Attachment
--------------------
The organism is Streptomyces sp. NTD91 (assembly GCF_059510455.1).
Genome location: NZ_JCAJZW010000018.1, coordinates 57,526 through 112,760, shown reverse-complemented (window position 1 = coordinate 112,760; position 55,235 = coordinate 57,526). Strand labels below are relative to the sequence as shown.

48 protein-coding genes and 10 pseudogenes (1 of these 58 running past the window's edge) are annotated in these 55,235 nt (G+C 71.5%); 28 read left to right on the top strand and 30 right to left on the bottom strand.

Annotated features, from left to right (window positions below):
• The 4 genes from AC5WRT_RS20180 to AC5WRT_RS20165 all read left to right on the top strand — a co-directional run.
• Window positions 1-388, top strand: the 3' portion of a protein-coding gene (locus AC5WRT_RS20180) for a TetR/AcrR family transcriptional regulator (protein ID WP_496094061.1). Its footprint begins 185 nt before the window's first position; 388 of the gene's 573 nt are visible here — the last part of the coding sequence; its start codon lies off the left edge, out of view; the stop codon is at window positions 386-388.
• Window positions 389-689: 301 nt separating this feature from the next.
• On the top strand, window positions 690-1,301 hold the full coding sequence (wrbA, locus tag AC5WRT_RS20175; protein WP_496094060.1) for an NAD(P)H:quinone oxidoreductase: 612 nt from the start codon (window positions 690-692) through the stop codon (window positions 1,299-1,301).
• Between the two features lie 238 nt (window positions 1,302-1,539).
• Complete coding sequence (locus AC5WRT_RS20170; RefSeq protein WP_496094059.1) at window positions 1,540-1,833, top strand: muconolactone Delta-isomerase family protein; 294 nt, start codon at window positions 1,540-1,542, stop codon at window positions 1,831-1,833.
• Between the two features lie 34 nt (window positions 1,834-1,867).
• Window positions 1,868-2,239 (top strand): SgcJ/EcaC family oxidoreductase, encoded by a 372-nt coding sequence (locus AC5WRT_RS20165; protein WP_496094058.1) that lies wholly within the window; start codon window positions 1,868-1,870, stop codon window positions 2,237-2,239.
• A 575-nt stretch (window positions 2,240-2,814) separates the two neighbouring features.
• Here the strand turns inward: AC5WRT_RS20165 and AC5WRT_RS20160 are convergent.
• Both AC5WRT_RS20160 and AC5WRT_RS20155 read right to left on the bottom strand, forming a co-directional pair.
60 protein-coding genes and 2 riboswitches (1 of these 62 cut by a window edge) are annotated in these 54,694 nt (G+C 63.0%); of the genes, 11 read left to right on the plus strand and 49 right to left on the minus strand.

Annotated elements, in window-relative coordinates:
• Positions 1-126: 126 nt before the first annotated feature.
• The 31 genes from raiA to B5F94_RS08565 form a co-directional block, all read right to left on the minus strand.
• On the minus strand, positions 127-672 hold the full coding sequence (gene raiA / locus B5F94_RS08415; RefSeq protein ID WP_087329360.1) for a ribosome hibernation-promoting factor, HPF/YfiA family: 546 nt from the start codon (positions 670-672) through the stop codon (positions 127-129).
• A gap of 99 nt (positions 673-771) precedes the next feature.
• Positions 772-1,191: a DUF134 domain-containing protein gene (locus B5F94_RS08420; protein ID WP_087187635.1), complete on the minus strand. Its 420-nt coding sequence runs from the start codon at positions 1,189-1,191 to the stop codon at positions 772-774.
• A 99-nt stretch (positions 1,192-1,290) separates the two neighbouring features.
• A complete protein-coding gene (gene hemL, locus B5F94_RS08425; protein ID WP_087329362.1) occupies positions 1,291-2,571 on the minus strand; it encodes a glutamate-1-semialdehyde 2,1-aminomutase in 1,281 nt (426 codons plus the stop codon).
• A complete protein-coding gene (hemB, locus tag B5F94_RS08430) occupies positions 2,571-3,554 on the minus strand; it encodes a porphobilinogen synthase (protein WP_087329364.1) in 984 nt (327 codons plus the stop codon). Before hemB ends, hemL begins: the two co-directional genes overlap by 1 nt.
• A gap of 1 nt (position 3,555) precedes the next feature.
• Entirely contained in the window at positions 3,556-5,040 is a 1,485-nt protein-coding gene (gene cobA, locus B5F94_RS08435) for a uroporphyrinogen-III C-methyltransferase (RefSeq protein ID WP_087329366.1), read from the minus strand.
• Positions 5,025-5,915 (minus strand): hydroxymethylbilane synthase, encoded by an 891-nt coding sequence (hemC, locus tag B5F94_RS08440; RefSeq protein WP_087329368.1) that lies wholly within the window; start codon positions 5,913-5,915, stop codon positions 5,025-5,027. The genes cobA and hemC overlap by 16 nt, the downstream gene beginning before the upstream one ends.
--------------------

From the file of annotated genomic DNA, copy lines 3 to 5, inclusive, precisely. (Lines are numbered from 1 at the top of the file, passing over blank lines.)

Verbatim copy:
48 protein-coding genes and 10 pseudogenes (1 of these 58 running past the window's edge) are annotated in these 55,235 nt (G+C 71.5%); 28 read left to right on the top strand and 30 right to left on the bottom strand.

Annotated features, from left to right (window positions below):
• The 4 genes from AC5WRT_RS20180 to AC5WRT_RS20165 all read left to right on the top strand — a co-directional run.